The second bout in April 1978 was held once again at "Cinatra's Nightclub" (with a 'C' not an 'S') a classless and gaudy venue in Croydon, South London with a 2000-seat capacity. The nightspot was sold out and packed to the rafters with gilt-edged hoods and wideboy punters. They had flocked to the bout via word of mouth down the pub, and articles in the UK tabloid press, and bet big on Shaw mugging McLean just like the first time.
Buzzing on ego, testosterone and ginseng, the white-robed figure of Shaw glided past the topless ring card girls, waving his taped up fists in the air. In the red corner, grunting like Guy the Gorilla on loan from London Zoo was Lenny McLean. He flexed his guns and gurned at the punters and slobs in attendance at ringside. The human dildo was pumped up and ready to unload on Roy "Pretty Boy" Shaw.
In this straightener, there was no love lost. Or trust. Because of concerns over glove tampering, and McLean's complaints of being duped in the first encounter, both men were not laced up until they were in the ring.
The opening few seconds of the contest seemed sporting enough. Both men traded shots in Round One with Shaw aggressively probing the defence of McLean with body shots and left hooks to the jaw. Wary but cagey, McLean boxed behind his left jab and caught Shaw with a three shot flurry that sent him back onto the ropes. Smelling blood, McLean swarmed on Shaw and let loose with a tantrum of fists.
There was no bobbing, weaving or countering. Shaw was trapped in the corner and on the end of a savage and unerring onslaught of punches. Fast, accurate and mortar-like, McLean's boxing was more like milling – a form of all-out fist fighting popular in the British Army. Unable to defend himself against McLean's barrage of one-twos, Shaw flopped about like a mad cow and sunk to the canvas. McLean, oblivious to the Marquis of Queensberry rules, or the looming figure of the referee in black tie, punched Shaw as he was on the ground with a right-handed haymaker worthy of a pub brawl at the Blind Beggar.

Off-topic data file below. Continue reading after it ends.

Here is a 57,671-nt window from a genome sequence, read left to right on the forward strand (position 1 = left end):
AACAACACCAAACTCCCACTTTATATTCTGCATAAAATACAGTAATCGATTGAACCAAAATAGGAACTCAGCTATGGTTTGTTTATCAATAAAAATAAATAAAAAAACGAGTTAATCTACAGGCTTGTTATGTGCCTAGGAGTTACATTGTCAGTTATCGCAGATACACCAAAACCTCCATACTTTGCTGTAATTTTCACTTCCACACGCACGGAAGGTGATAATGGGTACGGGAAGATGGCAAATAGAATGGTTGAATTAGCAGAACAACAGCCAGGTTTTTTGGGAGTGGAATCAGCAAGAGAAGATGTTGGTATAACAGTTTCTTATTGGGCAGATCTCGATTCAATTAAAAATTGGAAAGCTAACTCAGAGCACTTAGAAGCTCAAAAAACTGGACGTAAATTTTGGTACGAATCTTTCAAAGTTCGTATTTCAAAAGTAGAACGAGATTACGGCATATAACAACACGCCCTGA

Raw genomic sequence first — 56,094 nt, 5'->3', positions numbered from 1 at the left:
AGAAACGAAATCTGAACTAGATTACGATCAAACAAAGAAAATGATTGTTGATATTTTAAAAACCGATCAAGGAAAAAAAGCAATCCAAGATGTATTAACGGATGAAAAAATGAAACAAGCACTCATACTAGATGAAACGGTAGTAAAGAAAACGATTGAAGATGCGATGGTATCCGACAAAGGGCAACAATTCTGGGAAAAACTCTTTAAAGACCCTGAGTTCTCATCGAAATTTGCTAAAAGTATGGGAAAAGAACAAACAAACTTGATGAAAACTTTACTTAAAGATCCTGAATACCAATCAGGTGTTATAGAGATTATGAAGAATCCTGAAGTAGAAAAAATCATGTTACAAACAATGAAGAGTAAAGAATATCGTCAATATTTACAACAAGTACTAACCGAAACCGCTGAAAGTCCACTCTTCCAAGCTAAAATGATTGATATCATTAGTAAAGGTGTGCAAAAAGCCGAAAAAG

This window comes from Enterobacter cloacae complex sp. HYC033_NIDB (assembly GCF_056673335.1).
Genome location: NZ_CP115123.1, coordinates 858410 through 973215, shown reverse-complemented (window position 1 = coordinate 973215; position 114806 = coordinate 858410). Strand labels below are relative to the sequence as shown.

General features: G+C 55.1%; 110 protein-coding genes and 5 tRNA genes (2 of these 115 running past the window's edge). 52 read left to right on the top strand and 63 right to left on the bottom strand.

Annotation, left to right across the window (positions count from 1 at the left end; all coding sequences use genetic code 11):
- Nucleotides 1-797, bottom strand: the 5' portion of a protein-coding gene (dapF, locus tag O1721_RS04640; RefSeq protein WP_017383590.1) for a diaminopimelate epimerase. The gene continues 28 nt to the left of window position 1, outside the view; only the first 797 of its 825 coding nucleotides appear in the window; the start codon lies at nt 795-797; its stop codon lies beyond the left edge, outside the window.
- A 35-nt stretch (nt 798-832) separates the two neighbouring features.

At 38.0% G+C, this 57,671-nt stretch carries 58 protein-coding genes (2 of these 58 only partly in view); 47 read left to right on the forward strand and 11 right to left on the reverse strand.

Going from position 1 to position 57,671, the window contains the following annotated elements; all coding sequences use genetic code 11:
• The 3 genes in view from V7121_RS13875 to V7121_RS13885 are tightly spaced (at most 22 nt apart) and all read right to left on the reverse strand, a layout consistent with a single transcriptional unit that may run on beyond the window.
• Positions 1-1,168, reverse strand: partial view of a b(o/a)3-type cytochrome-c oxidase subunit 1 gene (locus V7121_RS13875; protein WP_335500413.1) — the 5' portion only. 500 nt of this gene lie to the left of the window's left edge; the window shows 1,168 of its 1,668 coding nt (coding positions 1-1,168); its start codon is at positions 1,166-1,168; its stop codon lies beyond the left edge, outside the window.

At this point of the Round One demolition job on Roy "Pretty Boy" Shaw, a man who had entered the ring some 50 seconds earlier as the odds-on favorite to win, the referee stepped in. McLean, the bully beef fighter, was not quite done with his course. He shoved the ref back and stomped on Shaw's head with his heel before being controlled and restrained by four heavies from his corner.
Amazingly, the contest was allowed to go on. If this was any other fight, McLean would have been DQ'd and possibly banned for life. Not this night. Not this fight. Not this mug's game. It was box on time and Shaw was still game for the ruck. So was McLean: he thumped Shaw with a four-punch combo that snapped his head and sent him through the ropes and onto the first row. The arse over elbows finale cost Shaw a bit more than his rep. He'd placed a £10,000 side bet that he wouldn't get dumped or knocked out of the ring.
Headbutts. Hitting guys when they're down and stepping on their head, bouncer style. There are few sporting niceties in an "unaffiliated" boxing match. This is dirty boxing at its best and you see fighters doing all sorts of brutal tricks. And pity the poor ref in these old time fights. He's reduced to being a pusillanimous figure, unable to stop the flow of backhands, rabbit punches, headbutts and Don King head stomps. Unsportsmanlike conduct and riotous proceedings aside, the score was one apiece and the good folks of London town wanted a best of three. So did McLean and Shaw.
The venue for the third and final straightener was the Rainbow Theatre in North London. A big, 3000-seat arena more used to staging rock concerts than unaffiliated boxing matches between two ageing hoods.
First time it was McLean with the excuses. This time round, in September 1978, it was Shaw. He blamed his second defeat on ginseng, saying that he has accidentally ingested too much of the stuff and went into the contest out of sorts. Never again. This time the veteran thug in the blue corner was going to show McLean who was mustard, and who was not.